Jorge Ritto, career diplomat, UNESCO ambassador and psychopathic pedophile
Seven people were convicted of child sex abuse in Portugal on Friday in a major trial that lasted nearly six years and shocked the country.

The six men and one woman were found guilty of crimes including sexually abusing minors and adolescents, raping children and running a pedophile ring at a state-run children's home in Lisbon during the 1990s.

The six men were handed jail sentences of between six and 18 years for sexual abuse. The woman, whose house was used by the ring, was not given a custodial sentence because of a 2007 change in the law, the judge said in the televised ruling without elaborating.

The longest sentence was given to a 53-year-old former driver at the home, Carlos Silvino, who confessed to more than 600 crimes and gave evidence against the other defendants.

Others sent to prison were Carlos Cruz, a popular television presenter with a three-decade career in show business, who will serve seven years; and Jorge Ritto, a decorated career diplomat and former UNESCO ambassador, who was given six years, eight months in jail.

Their lawyers said they would consider an appeal.

Chief prosecutor Miguel Matias said the victims were pleased with the outcome.

The victims - now aged between 16 and 22 - gave chilling testimony during the trial and identified their alleged abusers by pointing to them across the courtroom.

Bernardo Teixeira, one of the victims, said he felt vindicated. "The court recognized that we were telling the truth," he said. "It's a happy ending for us. The pedophiles are going to jail."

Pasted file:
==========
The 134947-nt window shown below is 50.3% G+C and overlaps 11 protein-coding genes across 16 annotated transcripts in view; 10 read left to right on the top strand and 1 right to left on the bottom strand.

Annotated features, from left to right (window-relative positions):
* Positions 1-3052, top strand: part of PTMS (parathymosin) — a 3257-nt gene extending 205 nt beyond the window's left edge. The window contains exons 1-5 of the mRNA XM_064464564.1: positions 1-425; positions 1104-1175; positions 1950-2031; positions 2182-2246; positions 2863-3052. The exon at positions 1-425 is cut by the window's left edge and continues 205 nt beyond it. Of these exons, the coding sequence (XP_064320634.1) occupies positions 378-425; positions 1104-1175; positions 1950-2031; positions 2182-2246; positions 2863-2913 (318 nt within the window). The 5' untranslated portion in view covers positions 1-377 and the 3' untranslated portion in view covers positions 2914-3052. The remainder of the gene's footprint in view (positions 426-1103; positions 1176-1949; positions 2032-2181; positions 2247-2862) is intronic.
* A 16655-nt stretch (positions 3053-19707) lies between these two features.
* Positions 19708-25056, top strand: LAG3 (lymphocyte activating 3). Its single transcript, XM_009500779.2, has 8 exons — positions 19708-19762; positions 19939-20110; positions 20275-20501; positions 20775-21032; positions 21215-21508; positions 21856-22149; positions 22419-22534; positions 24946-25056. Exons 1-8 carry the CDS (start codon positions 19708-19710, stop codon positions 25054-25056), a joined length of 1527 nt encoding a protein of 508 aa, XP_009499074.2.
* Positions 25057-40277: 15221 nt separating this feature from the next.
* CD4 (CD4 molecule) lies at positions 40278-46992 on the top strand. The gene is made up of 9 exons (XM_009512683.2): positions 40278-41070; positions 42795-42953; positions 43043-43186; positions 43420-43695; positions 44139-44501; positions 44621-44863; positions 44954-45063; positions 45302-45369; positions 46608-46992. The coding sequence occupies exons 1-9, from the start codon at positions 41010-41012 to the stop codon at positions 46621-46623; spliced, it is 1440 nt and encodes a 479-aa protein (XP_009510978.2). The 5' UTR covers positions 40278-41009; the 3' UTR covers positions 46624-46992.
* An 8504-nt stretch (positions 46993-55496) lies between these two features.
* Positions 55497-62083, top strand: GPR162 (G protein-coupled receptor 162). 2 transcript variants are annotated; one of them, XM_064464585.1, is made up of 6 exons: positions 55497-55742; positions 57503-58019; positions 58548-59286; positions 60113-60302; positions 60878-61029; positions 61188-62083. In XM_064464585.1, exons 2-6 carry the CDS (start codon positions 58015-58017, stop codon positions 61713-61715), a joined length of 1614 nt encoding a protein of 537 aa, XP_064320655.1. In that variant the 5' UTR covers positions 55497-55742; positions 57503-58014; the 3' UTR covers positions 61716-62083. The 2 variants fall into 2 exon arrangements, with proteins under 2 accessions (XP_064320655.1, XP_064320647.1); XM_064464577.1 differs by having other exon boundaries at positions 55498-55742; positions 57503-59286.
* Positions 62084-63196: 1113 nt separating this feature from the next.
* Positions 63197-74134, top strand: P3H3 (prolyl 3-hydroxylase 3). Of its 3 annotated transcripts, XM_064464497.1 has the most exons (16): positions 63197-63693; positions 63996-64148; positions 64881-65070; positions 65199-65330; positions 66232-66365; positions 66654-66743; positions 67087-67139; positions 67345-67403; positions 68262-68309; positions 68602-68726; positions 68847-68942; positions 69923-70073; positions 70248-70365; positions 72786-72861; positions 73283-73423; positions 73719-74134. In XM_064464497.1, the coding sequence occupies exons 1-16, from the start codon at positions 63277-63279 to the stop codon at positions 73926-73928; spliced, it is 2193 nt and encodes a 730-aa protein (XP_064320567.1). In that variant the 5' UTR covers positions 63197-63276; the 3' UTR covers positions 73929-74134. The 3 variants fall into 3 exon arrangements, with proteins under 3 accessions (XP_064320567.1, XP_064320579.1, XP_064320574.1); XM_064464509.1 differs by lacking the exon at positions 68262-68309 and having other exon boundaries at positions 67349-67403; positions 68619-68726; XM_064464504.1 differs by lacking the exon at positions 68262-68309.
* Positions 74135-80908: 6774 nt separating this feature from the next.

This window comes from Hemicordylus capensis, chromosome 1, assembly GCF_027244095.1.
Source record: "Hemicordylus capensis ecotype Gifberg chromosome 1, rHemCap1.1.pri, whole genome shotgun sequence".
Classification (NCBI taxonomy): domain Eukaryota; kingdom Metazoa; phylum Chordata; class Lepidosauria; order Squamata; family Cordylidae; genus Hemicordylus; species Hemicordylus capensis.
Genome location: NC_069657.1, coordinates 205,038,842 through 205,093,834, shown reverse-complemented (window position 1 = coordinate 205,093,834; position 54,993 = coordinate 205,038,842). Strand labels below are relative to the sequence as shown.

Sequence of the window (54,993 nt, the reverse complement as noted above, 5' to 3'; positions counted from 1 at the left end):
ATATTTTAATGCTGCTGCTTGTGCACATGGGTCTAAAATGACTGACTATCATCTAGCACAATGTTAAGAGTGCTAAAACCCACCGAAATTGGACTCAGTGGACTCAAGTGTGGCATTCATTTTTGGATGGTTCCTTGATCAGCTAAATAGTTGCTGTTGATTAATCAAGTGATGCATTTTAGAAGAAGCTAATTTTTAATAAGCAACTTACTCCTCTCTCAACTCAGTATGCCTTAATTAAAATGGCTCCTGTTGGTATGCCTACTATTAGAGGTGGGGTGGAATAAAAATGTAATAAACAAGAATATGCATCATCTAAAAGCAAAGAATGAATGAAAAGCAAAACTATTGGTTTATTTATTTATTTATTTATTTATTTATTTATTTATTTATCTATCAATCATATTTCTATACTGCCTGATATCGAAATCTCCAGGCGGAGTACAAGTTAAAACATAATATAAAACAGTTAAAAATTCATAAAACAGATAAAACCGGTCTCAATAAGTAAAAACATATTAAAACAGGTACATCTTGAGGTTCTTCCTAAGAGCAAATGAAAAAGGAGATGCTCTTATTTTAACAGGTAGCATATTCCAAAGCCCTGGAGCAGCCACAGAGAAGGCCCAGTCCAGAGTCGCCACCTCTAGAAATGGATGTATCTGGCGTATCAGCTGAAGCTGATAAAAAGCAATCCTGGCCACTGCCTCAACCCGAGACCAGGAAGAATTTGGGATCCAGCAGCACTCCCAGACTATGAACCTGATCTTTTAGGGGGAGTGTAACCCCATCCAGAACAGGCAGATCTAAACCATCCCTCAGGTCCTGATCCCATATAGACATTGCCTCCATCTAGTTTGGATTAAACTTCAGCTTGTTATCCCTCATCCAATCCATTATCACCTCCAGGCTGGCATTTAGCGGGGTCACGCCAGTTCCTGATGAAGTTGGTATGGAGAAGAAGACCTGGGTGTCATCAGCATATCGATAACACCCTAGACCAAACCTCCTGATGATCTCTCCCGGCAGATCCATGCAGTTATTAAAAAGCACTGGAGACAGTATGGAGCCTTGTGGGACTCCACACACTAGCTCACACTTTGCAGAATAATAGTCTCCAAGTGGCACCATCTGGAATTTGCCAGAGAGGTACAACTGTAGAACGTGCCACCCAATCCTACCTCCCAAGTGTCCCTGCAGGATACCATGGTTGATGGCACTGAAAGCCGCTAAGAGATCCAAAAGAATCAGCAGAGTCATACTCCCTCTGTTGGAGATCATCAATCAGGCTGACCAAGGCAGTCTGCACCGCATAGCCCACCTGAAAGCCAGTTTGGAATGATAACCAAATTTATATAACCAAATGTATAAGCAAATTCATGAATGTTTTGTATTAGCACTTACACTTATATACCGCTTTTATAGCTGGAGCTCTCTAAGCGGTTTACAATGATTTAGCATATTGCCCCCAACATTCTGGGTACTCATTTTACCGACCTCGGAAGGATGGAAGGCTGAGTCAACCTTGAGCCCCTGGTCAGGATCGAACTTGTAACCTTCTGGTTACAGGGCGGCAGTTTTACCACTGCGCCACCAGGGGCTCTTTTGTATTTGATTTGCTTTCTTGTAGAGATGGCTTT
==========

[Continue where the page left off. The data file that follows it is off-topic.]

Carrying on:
The three judges at the trial read out a summarized version of the court's decisions, but they did not refer to dozens of other alleged crimes they found to be unproven. The full ruling, which reportedly runs to almost 2,000 pages, is due to be released next week.

The trial, believed to be Portugal's longest, included testimony from more than 800 witnesses and experts, including 32 alleged victims.

The abuse centered on Casa Pia, a 230-year-old institution caring for roughly 4,500 needy children, most of them living in dormitories at its premises around the capital.

A whistleblower broke the scandal in 2002, followed by a yearlong police investigation. The case that shook public trust in the country's institutions, and the protracted trial fueled outrage about Portugal's notoriously slow legal system.

Catalina Pestana, who was head of Casa Pia during the period when some of the abuse took place, said she would not celebrate the ruling.

"Nobody in their right mind can be happy after a case like this," she said. "These were some of the most horrible stories I've ever heard."

Casa Pia "shared some of the blame" for the crimes because it failed to detect them, the judges said.

Alvaro Carvalho, a psychiatrist who has counseled the victims and was in court with them, said they were nervous as they awaited the verdict.

"They calmed down when the judge ruled that the crimes were proven," Carvalho told reporters. "In a way, it's society making reparation for what happened to them."